Bundy jumped from the second-story window of the building and ran straight for the mountains.
"I had no plan. I had nobody helping me. I had no money. I had no nothing," Bundy said to Carlisle of his escape.
About 10 minutes passed before anyone realized Bundy had escaped. Roadblocks were put up at both ends of Aspen, and the sheriff's department searched each vehicle that left town.
Bundy fled into the mountains, where he broke into a cabin, staying for several days. Bundy eventually walked back into Aspen, where he stole a car that was unlocked and had the keys in the ignition. A deputy pulled over Bundy after spotting the car weaving along the road, and six days after his escape, Bundy was back in custody.
Ted Bundy makes his second daring escape
Bundy was then moved to the Garfield County Jail in Glenwood Springs, Colorado. In his cell was a grate that was not secured. There was also a light fixture that was due to be welded but had not yet been in the time Bundy was behind bars.
In the months he spent at the jail, Bundy began losing weight.
"When I visited him in Glenwood, I noticed that he had lost a lot of weight," John Henry Browne, Bundy's former defense attorney, told "20/20." "I'd say he'd lost 20 or 25 pounds. I would think this would've come to the attention of the jailers perhaps. Why is he doing this?"
Bundy carved an opening that was in the ceiling of his cell wider than it was so that he could fit through, and he arranged some law books and pillows to make it look like there was a body in his bed.
"He crawled through the ducting just like in a movie," Browne said. On Dec. 30, 1977, Bundy came down into one of the jailer's apartments, who wasn't there, put on civilian clothes and escaped into the night.
Ted Bundy's final stop
For a second time, Bundy had managed to escape from police custody in Colorado. After leaving the jail, he boarded a flight to Chicago, took a train to Ann Arbor, Michigan, drove south to Atlanta and got on a bus to Tallahassee, Florida.
Bundy was added to the list of the FBI's Ten Most Wanted Fugitives. It was in Florida where Bundy killed his final known victims, Margaret Bowman, 21, Lisa Levy, 20, and Kimberly Leach, 12.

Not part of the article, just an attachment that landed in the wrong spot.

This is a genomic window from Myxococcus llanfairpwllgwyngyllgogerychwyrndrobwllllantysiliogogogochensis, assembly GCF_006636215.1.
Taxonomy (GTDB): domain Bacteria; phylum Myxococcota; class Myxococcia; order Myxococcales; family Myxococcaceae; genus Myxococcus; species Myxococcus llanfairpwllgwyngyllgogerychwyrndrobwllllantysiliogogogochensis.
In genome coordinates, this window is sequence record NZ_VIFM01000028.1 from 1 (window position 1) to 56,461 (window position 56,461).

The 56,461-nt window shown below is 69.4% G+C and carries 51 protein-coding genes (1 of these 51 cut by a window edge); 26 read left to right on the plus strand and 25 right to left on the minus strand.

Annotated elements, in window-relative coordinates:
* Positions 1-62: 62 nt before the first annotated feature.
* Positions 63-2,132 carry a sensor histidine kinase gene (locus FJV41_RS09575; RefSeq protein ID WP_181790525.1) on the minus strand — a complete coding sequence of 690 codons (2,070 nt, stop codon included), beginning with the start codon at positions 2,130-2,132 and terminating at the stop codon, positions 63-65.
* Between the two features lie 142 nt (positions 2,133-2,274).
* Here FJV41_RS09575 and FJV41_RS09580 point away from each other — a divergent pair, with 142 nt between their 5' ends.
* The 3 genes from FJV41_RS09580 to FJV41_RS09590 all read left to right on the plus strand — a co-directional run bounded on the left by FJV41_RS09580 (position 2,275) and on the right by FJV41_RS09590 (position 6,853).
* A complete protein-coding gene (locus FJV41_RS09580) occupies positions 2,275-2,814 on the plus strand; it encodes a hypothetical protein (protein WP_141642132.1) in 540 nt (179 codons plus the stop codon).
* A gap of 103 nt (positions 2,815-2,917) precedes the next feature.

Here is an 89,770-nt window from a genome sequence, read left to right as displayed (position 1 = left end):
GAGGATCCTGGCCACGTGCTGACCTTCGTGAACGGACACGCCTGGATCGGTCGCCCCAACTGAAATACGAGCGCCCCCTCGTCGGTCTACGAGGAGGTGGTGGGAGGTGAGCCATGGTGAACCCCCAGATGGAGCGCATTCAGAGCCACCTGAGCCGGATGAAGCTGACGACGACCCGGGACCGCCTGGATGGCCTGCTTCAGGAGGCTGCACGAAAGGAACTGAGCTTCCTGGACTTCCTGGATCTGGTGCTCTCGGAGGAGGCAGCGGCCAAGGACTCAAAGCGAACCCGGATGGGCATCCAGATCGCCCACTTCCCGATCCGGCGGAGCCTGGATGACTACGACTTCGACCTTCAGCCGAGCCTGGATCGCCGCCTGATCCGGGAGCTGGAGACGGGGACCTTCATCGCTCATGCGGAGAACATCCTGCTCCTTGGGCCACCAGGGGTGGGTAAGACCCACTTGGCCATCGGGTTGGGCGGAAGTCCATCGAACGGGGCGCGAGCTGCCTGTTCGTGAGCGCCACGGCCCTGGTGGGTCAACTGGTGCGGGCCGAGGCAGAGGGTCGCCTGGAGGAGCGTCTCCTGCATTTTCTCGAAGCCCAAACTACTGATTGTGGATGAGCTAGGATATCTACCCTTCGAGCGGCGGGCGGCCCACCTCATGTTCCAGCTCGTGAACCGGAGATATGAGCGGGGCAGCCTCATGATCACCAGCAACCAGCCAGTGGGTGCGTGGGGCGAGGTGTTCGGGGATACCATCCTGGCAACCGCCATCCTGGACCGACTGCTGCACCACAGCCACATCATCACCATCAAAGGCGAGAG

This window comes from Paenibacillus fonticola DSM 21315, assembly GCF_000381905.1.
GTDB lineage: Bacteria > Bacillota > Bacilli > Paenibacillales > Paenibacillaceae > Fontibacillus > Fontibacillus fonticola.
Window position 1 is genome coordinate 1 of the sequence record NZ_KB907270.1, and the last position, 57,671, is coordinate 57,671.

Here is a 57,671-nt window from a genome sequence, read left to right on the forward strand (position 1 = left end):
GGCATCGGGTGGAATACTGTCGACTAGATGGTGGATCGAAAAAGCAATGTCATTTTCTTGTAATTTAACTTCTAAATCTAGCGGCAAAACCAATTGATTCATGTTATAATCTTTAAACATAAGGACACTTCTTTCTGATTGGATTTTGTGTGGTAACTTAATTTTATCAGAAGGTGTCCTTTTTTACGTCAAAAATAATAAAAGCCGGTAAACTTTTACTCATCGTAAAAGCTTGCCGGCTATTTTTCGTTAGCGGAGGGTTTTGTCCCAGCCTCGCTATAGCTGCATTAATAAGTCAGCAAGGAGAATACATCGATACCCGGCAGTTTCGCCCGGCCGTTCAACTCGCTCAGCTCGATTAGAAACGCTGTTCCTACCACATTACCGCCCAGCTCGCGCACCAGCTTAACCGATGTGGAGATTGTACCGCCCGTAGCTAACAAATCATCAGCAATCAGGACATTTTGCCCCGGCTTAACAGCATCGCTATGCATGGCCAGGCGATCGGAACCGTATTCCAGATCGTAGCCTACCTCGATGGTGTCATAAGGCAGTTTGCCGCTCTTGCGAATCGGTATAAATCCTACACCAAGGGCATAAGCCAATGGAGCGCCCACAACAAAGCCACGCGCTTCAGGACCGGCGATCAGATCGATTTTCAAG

On Feb. 15, 1978, more than a month after the murders of Bowman and Levy at Florida State University's Chi Omega house and a week after abducting Kimberly from her junior high in Lake City, Florida, Bundy was arrested for the final time.
In Pensacola, Florida, at 1:30 a.m., an officer noticed a car loitering suspiciously. The officer ran the plates and discovered the orange Volkswagen was stolen. After a scuffle, Bundy was arrested but refused to identify himself. Once in custody, Bundy told officers he was an FSU student named Kenneth and gave them a stolen driver’s license.
After two days in custody, Bundy finally revealed his true identity to authorities.
In July 1979, Bundy was found guilty of first-degree murder for killing Bowman and Levy, three counts of attempted murder in the first degree for attacking Karen Chandler, Cheryl Thomas and Kathy Kleiner. He was sentenced to death in the electric chair.
The following year, in February 1980, Bundy was convicted of kidnapping and first-degree murder for the death of Kimberly Leach and was again sentenced to death.
On Jan. 24, 1989, Bundy was strapped into the electric chair at Florida State Prison, and at 7:16 a.m., he was pronounced dead.
Watch the full story on ABC News' "20/20" FRIDAY at 9 p.m. ET.